Gazerani, Saghi. 2015. The Sistani Cycle of Epics and Iran’s National History: On the Margins of Historiography. (Studies in Persian Cultural History 7). Brill.
This work examines the entire corpus of the Sistani Cycle of Epics, both parts included in Ferdowsi’s Shāhnāmeh and those appearing in separate manuscripts. It argues that the so-called “epic literature” of Iran constitutes a kind of historiography, encapsulating reflections of watershed events of Iran’s antiquity.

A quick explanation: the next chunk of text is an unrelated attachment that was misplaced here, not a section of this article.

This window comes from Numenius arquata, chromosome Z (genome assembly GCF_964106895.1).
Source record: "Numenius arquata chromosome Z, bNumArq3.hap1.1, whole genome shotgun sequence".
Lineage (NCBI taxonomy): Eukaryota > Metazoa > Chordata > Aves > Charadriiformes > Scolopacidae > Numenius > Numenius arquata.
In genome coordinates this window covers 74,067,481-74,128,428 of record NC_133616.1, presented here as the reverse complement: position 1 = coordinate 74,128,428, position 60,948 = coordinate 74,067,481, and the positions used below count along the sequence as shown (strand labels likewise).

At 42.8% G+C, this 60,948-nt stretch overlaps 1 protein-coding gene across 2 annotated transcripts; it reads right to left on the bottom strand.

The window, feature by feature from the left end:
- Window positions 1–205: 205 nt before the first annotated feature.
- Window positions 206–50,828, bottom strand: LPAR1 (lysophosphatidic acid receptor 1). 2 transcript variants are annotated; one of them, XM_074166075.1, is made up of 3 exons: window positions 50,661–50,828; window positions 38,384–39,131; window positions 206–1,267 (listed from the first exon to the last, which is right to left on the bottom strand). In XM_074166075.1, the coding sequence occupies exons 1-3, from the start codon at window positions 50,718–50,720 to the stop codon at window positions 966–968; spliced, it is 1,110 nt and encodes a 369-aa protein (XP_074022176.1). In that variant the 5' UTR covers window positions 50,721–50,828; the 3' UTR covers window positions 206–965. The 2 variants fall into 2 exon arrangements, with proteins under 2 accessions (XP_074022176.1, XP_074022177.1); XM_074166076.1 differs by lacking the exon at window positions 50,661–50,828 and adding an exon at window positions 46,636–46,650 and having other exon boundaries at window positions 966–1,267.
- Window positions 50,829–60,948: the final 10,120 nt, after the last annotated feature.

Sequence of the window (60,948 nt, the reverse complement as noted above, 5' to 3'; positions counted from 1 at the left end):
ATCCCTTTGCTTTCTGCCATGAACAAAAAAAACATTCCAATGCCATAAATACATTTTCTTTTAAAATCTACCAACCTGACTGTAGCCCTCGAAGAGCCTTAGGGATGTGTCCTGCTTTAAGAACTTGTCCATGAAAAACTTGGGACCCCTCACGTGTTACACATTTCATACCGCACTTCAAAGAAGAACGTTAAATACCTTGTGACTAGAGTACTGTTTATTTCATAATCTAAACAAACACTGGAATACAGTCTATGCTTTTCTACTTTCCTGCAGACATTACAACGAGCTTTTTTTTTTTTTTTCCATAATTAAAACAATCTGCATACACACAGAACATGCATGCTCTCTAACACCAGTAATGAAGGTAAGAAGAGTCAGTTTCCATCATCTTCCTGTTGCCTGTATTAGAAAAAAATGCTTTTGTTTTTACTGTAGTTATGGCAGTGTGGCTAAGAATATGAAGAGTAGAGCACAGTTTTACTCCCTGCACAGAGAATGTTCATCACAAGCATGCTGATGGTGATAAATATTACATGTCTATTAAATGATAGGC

By examining the symbiotic relationship of the texts’ content and form, the underpinning discourse of the various stories is revealed to have been shaped by polemics of political legitimacy and religious conflict. This discourse, however, is not abstract. The stories narrate, within their generic constraint, some of the affairs of the Sistani kingdom and its relationship to the Parthian throne, mainly from the first century BCE to the end of the second century CE.
About the Author:
Saghi Gazerani received her doctorate in History from Ohio State University in 2007, and has been since researching and publishing on various aspects of medieval Persian literary and historical genres.